Ask five people what they think retirement means, and you may get five entirely different answers.
However, the 2021 Worker Retirement Across America Survey indicates that some hopes are global.
The first three retirement dreams are common among baby boomers, Xers, and millennials alike. For all three groups, concepts such as “freedom,” “enjoyment,” and “stress-free” are retirement ideals.
The study, from the nonprofit Transamerica Center for Retirement Studies, was based on surveys of more than 3,100 full- or part-time workers from all three of those generations, as well as some who were older (born before 1946) or younger (Gen). NS).
Read on to learn about the things workers often dream of doing in retirement.
Workers who dream of doing so in retirement: 26%
Volunteering not only keeps you busy, but also makes your community a better place.
Perhaps you could take on more responsibility in a service organization or place of worship. Or you can create a broader network by teaching adult literacy, leading a 4-H club, becoming a master gardener, building homes with Habitat for Humanity or working at a pet shelter. The list is practically endless.
As a bonus, giving back to your community will likely give you something in return: a sense of purpose. Giving is a common source of retiree purpose, as we detail in “8 Greatest Sources of Fulfillment for Retirees.”
Workers who dream of doing so in retirement: 38%
It is expected that 13 million Americans age 65 or older will be in the workforce by 2024, according to the US Bureau of Labor Statistics.
This isn’t surprising: Among other benefits, continuing to work allows you to set aside more money for retirement and delay immersion in your retirement accounts.
Nearly 40% of Transamerica survey respondents said they dream of continuing to work when they retire, in pursuits such as starting a business, trying a new field of work as a “boot” career or continuing to work in their chosen field.
3. Doing Hobbies
Workers who dream of doing so in retirement: 51%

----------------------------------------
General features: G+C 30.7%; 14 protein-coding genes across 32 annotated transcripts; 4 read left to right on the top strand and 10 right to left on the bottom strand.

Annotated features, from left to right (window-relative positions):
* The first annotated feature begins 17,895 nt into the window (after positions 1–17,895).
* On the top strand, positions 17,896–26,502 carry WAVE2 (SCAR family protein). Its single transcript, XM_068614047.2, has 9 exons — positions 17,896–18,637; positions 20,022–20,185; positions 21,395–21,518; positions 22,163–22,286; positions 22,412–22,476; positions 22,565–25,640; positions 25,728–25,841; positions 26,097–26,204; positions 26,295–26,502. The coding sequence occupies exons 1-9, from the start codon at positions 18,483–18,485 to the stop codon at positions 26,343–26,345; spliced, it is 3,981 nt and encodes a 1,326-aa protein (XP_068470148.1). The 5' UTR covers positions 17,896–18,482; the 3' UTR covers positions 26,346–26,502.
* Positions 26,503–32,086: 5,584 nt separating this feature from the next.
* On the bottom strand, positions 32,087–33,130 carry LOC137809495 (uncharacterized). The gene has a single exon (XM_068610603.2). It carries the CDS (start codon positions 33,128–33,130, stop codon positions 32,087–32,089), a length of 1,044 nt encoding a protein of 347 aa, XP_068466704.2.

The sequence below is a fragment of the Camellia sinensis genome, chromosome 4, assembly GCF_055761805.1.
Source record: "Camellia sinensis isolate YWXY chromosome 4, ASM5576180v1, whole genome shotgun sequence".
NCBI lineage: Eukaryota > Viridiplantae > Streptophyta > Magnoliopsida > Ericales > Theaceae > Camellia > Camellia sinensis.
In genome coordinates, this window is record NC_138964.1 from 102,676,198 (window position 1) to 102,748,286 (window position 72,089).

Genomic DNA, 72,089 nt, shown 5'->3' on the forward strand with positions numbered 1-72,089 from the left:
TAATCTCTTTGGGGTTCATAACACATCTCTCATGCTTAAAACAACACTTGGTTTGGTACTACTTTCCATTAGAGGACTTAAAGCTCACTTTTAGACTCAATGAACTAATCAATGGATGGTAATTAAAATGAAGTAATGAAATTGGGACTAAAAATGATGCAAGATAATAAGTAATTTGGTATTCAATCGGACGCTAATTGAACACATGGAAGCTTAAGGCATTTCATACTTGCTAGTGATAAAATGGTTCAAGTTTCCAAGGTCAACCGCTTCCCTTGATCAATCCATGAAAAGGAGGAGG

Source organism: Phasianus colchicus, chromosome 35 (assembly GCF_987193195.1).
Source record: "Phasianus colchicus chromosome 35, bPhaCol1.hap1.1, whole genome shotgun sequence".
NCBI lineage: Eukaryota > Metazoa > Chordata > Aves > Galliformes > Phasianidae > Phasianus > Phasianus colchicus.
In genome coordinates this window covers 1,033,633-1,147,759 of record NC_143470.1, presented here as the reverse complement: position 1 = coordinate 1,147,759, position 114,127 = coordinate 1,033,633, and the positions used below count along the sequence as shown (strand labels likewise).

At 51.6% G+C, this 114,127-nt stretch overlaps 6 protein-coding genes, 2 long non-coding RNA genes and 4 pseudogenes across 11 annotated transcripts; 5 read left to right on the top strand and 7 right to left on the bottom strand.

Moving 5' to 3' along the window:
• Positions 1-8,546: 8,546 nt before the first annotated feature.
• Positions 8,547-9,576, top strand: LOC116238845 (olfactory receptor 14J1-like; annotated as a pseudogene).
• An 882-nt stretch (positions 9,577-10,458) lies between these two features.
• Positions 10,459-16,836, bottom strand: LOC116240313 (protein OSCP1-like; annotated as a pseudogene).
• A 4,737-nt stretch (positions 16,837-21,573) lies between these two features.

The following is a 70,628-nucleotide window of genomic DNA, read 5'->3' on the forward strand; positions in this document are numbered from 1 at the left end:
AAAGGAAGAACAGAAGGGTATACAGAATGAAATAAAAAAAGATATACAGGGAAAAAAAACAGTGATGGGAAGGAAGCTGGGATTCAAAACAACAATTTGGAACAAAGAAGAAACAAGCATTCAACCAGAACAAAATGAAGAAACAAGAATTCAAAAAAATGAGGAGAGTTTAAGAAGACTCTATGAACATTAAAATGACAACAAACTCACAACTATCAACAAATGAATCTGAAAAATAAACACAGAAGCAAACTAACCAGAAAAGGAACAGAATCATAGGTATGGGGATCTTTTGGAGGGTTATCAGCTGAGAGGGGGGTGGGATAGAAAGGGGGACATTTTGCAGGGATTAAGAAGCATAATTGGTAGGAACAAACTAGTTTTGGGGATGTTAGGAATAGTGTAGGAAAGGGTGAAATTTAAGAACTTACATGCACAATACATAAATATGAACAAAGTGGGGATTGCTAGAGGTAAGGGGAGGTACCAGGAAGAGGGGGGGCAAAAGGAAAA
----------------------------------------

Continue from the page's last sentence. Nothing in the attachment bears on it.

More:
The word “hobby” covers a wide range of activities – indoor or outdoor, individual or team, intellectual, athletic, or just pure fun.
Certain hobbies (yoga, tai chi, swimming) can help reduce physical pain and help you relax.
Outdoor hiking and birdwatching make the outdoors accessible and accessible to people of different energy levels.
Book Club makes you read and discuss. Writing (memoirs, poetry, articles, or even letters to the editor) allows you to share your thoughts with the world. Joining a game of chess, bridge, or a scrabble club keeps your brain’s synapses burning.
Can you even turn your post-retirement hobby into making money? Learn more in “25 Hobbies You Can Turn into a Business”.
2. Spend more time with family and friends
Workers who dream of doing so in retirement: 59%
Retirement means that your visits to loved ones will no longer be limited to vacation time provided by your employer. Now, you can drive or fly to see family or friends near you and far away. You can invite them to visit you too, as you will have time to be a gracious host.
Don’t depend on your loved ones to fill it up everyone of your social and emotional needs. They have a life, too. Stay busy in a variety of ways, including hobbies, volunteer hours, career-recovery, or part-time work.
Workers who dream of doing so in retirement: 65%
Perhaps the last time I was in Europe I carried a backpack, stayed in a hostel and strolled wherever I went. These days, you may want less physical stress and more travel amenities. (Boy, does the cruise industry want to hear from you You are.)
Not that all trips have to be on a giant boat. For example, the non-profit Road Scholar creates “educational adventures” with trips around the world, including in the United States.
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